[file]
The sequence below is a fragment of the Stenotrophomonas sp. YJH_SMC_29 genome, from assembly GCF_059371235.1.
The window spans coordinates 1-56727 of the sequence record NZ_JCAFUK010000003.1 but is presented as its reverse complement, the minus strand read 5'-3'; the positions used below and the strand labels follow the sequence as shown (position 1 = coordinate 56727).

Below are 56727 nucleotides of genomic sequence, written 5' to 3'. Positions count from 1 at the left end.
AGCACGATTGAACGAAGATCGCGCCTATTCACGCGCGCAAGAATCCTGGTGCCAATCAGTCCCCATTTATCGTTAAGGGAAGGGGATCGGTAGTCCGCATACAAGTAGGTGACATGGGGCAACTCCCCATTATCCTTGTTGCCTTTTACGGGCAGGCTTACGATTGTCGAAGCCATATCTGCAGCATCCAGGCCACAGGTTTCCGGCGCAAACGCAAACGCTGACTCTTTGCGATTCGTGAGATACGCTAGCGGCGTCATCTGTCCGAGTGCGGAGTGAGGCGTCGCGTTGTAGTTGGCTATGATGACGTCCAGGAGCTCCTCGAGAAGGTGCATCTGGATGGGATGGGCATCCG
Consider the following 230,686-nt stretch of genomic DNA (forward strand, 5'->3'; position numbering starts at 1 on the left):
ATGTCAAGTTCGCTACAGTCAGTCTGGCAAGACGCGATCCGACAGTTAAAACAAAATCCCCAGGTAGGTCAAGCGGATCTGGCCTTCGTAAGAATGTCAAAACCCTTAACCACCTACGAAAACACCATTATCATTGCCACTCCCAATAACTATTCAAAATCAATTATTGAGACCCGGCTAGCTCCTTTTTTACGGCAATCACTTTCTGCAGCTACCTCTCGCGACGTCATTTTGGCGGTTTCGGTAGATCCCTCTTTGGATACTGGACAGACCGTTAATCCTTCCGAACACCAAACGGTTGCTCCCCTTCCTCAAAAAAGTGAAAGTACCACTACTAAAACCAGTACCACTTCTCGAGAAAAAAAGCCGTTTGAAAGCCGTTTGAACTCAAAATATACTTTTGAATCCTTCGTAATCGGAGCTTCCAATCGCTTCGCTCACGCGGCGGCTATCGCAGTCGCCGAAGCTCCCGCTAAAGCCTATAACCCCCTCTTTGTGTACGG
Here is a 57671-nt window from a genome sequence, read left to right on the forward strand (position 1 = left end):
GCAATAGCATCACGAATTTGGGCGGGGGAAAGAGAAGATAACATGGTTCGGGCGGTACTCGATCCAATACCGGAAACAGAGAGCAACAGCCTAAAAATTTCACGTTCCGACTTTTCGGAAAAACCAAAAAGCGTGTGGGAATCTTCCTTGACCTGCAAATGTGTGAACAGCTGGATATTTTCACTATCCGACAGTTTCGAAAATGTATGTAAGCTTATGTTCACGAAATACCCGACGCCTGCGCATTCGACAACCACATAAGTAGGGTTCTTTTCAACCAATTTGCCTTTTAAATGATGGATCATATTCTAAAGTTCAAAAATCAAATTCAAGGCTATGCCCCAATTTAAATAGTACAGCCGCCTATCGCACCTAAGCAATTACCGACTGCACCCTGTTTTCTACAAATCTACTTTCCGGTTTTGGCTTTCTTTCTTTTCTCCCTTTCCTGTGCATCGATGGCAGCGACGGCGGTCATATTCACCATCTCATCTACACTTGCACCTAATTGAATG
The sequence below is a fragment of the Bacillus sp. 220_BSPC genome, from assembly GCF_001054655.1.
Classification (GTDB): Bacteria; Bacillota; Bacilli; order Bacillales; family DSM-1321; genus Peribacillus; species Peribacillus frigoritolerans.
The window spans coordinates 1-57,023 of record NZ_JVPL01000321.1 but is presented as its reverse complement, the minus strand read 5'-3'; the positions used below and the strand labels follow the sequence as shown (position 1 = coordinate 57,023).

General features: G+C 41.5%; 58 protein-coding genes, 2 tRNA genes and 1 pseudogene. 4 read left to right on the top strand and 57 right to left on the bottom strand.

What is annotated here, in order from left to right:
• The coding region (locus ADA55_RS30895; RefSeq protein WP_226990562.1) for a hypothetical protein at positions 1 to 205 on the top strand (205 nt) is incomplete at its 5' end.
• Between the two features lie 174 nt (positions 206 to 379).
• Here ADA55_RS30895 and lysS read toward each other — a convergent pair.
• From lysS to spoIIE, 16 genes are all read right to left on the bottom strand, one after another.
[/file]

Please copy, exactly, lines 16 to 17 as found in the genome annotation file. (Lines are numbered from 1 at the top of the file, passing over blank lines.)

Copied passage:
• Here ADA55_RS30895 and lysS read toward each other — a convergent pair.
• From lysS to spoIIE, 16 genes are all read right to left on the bottom strand, one after another.